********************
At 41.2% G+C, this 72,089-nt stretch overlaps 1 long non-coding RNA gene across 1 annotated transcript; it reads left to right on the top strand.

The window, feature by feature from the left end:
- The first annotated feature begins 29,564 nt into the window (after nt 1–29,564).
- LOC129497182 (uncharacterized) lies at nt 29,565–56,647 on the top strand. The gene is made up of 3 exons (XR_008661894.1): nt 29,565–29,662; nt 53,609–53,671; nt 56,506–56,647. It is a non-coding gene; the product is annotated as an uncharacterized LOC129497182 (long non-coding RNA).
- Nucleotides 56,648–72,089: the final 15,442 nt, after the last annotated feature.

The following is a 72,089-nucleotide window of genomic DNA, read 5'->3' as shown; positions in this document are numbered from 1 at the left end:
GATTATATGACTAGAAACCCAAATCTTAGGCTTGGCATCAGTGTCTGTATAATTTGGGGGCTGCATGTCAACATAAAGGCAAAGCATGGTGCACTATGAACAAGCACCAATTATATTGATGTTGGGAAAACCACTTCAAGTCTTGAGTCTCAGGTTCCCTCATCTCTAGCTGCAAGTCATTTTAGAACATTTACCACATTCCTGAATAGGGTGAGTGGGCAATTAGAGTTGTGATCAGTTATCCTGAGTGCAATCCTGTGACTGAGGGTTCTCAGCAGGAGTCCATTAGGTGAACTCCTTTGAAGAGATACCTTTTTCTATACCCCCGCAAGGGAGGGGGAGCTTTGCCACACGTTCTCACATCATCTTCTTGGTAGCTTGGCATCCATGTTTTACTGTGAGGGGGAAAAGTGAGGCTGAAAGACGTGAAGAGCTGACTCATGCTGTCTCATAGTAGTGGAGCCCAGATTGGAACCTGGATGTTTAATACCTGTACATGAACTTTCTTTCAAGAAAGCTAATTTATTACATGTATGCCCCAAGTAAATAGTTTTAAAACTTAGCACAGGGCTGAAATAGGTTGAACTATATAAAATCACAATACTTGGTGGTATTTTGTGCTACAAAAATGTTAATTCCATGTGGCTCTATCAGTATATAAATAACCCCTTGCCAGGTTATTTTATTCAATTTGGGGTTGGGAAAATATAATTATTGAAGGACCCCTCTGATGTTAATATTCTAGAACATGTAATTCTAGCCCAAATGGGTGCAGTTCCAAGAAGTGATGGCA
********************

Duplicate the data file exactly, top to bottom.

At 41.2% G+C, this 72,089-nt stretch overlaps 1 long non-coding RNA gene across 1 annotated transcript; it reads left to right on the top strand.

The window, feature by feature from the left end:
- The first annotated feature begins 29,564 nt into the window (after nt 1–29,564).
- LOC129497182 (uncharacterized) lies at nt 29,565–56,647 on the top strand. The gene is made up of 3 exons (XR_008661894.1): nt 29,565–29,662; nt 53,609–53,671; nt 56,506–56,647. It is a non-coding gene; the product is annotated as an uncharacterized LOC129497182 (long non-coding RNA).
- Nucleotides 56,648–72,089: the final 15,442 nt, after the last annotated feature.

The following is a 72,089-nucleotide window of genomic DNA, read 5'->3' as shown; positions in this document are numbered from 1 at the left end:
GATTATATGACTAGAAACCCAAATCTTAGGCTTGGCATCAGTGTCTGTATAATTTGGGGGCTGCATGTCAACATAAAGGCAAAGCATGGTGCACTATGAACAAGCACCAATTATATTGATGTTGGGAAAACCACTTCAAGTCTTGAGTCTCAGGTTCCCTCATCTCTAGCTGCAAGTCATTTTAGAACATTTACCACATTCCTGAATAGGGTGAGTGGGCAATTAGAGTTGTGATCAGTTATCCTGAGTGCAATCCTGTGACTGAGGGTTCTCAGCAGGAGTCCATTAGGTGAACTCCTTTGAAGAGATACCTTTTTCTATACCCCCGCAAGGGAGGGGGAGCTTTGCCACACGTTCTCACATCATCTTCTTGGTAGCTTGGCATCCATGTTTTACTGTGAGGGGGAAAAGTGAGGCTGAAAGACGTGAAGAGCTGACTCATGCTGTCTCATAGTAGTGGAGCCCAGATTGGAACCTGGATGTTTAATACCTGTACATGAACTTTCTTTCAAGAAAGCTAATTTATTACATGTATGCCCCAAGTAAATAGTTTTAAAACTTAGCACAGGGCTGAAATAGGTTGAACTATATAAAATCACAATACTTGGTGGTATTTTGTGCTACAAAAATGTTAATTCCATGTGGCTCTATCAGTATATAAATAACCCCTTGCCAGGTTATTTTATTCAATTTGGGGTTGGGAAAATATAATTATTGAAGGACCCCTCTGATGTTAATATTCTAGAACATGTAATTCTAGCCCAAATGGGTGCAGTTCCAAGAAGTGATGGCA